The Object Relations Lens
A Psychodynamic Framework for the Beginning Therapist
Some psychoanalytic models focus on how and when particular events may have shaped an individual's emotional and behavioral trajectories in life. In a field as accelerated as psychiatry, it's tempting to use this information to rush to a diagnosis.
The object relations model, as clearly outlined in this compelling volume from Dr. Christopher Miller, offers an attractive alternative: it emphasizes how a patient's early development has informed interpersonal relationship templates and how these play out in the here-and-now of the clinical encounter.
As accessible to the trainee as it is relevant to the experienced clinician, this guide describes how leaning into the therapist-patient dyad (including transference-countertransference dynamics) provides a fertile ground for learning about the patient's past more vividly.
Among the book's standout features are:
- Clinical vignettes that richly illustrate object relations theory as applied within therapy sessions as well as in acute care settings
- Experience-near guidance on assimilating the concepts in academic settings, best practices for utilizing supervision, and extensive literature recommendations
- Discussions of other theoretical approaches (e.g., attachment theory), as well as a dedicated chapter on a neuroscientific model of object relations, demonstrating how this psychodynamic framework can be harmonized within psychiatric theory and practice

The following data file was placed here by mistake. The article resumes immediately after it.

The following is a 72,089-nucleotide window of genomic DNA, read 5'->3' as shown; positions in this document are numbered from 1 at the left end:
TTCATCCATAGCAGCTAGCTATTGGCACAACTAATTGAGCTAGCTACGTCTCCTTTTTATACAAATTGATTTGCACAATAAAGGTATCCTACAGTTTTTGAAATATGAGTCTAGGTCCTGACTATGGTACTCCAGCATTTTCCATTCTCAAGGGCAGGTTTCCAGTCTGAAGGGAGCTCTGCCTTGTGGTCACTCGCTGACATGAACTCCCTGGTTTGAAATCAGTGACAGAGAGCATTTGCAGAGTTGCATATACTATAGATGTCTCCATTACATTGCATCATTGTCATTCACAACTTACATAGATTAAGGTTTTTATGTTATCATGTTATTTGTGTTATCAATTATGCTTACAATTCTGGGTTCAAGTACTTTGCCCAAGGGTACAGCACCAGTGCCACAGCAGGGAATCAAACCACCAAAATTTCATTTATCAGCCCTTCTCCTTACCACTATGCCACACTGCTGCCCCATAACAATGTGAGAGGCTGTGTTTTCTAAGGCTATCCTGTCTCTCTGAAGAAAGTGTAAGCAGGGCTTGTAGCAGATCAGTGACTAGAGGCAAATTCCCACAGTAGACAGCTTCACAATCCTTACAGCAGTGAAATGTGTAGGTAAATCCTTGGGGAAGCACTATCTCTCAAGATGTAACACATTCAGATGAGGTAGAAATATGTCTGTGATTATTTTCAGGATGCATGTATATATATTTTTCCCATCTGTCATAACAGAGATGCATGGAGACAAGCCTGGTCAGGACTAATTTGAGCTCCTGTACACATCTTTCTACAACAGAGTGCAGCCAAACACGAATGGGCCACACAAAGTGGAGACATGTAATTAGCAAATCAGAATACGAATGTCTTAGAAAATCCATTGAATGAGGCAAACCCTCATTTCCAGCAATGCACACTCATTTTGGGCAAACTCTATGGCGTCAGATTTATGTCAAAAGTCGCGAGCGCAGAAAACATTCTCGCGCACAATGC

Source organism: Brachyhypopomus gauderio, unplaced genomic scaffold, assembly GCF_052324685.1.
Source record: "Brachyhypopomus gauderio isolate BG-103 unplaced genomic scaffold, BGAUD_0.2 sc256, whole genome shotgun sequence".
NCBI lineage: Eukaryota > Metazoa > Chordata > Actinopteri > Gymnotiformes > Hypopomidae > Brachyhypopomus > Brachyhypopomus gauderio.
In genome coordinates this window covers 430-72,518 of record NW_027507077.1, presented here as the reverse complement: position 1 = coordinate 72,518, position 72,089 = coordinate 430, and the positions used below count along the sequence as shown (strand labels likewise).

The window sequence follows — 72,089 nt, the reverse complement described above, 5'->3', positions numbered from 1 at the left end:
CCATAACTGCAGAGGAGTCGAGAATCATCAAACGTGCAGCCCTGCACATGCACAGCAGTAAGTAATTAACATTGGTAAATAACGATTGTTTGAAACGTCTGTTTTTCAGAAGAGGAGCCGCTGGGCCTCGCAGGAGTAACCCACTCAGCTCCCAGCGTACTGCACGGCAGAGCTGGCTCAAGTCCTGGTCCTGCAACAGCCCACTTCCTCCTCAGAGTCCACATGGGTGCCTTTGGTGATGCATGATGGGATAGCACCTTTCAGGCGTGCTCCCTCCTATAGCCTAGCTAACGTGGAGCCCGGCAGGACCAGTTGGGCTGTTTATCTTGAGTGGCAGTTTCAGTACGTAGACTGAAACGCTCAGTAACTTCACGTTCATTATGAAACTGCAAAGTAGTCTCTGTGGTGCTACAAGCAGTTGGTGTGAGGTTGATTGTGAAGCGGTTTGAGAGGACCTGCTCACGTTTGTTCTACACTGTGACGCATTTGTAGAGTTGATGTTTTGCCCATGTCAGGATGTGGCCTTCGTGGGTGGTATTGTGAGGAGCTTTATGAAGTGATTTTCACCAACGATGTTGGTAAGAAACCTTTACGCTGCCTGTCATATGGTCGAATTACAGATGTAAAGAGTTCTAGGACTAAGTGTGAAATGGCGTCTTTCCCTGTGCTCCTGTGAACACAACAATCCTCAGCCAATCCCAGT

- A chapter focused on termination, including advice for inviting the patient into the decision-making process
With its mix of theory, practical advice, and illustrative clinical material, The Object Relations Lens is an indispensable resource for any clinician hoping to gain further knowledge of object relations thought and how this perspective can be eminently useful when conceptualizing and working with patients.
- About the Author
- Chapter 1. Introduction
- Chapter 2. Starting Psychotherapy Supervision
- Chapter 3. Establishing and Maintaining the Therapeutic Frame
- Chapter 4. Words and Silence
- Chapter 5. Finding the Focus: Content versus Process
- Chapter 6. Developing a Sense of Self: Theory
- Chapter 7. Developing a Sense of Self: Clinical
- Chapter 8. The Oedipal Situation (Exclusion and Rivalry): Theory
- Chapter 9. The Oedipal Situation (Exclusion and Rivalry): Clinical
- Chapter 10. A Neuroscientific Perspective on Object Relations
- Chapter 11. Termination
About the Authors
Christopher W. T. Miller, M.D., is Associate Professor of Psychiatry at the University of Maryland School of Medicine in Baltimore, Maryland.
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